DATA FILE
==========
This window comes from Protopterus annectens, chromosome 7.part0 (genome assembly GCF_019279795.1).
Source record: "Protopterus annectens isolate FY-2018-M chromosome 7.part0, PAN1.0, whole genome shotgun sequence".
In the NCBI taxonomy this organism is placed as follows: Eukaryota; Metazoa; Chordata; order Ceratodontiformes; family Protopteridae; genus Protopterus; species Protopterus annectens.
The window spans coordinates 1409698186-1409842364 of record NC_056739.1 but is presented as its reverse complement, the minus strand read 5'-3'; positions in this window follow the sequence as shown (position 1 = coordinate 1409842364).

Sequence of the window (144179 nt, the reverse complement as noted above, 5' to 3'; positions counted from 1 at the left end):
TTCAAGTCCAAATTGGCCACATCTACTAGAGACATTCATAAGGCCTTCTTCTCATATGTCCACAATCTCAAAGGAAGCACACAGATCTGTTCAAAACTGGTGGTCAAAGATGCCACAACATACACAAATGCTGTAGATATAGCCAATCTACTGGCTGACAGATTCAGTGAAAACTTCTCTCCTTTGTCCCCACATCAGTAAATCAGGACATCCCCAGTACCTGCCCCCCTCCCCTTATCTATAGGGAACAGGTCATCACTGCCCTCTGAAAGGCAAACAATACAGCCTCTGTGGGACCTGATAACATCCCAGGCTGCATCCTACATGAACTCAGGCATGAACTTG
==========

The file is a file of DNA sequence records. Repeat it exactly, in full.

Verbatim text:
This window comes from Protopterus annectens, chromosome 7.part0 (genome assembly GCF_019279795.1).
Source record: "Protopterus annectens isolate FY-2018-M chromosome 7.part0, PAN1.0, whole genome shotgun sequence".
In the NCBI taxonomy this organism is placed as follows: Eukaryota; Metazoa; Chordata; order Ceratodontiformes; family Protopteridae; genus Protopterus; species Protopterus annectens.
The window spans coordinates 1409698186-1409842364 of record NC_056739.1 but is presented as its reverse complement, the minus strand read 5'-3'; positions in this window follow the sequence as shown (position 1 = coordinate 1409842364).

Sequence of the window (144179 nt, the reverse complement as noted above, 5' to 3'; positions counted from 1 at the left end):
TTCAAGTCCAAATTGGCCACATCTACTAGAGACATTCATAAGGCCTTCTTCTCATATGTCCACAATCTCAAAGGAAGCACACAGATCTGTTCAAAACTGGTGGTCAAAGATGCCACAACATACACAAATGCTGTAGATATAGCCAATCTACTGGCTGACAGATTCAGTGAAAACTTCTCTCCTTTGTCCCCACATCAGTAAATCAGGACATCCCCAGTACCTGCCCCCCTCCCCTTATCTATAGGGAACAGGTCATCACTGCCCTCTGAAAGGCAAACAATACAGCCTCTGTGGGACCTGATAACATCCCAGGCTGCATCCTACATGAACTCAGGCATGAACTTG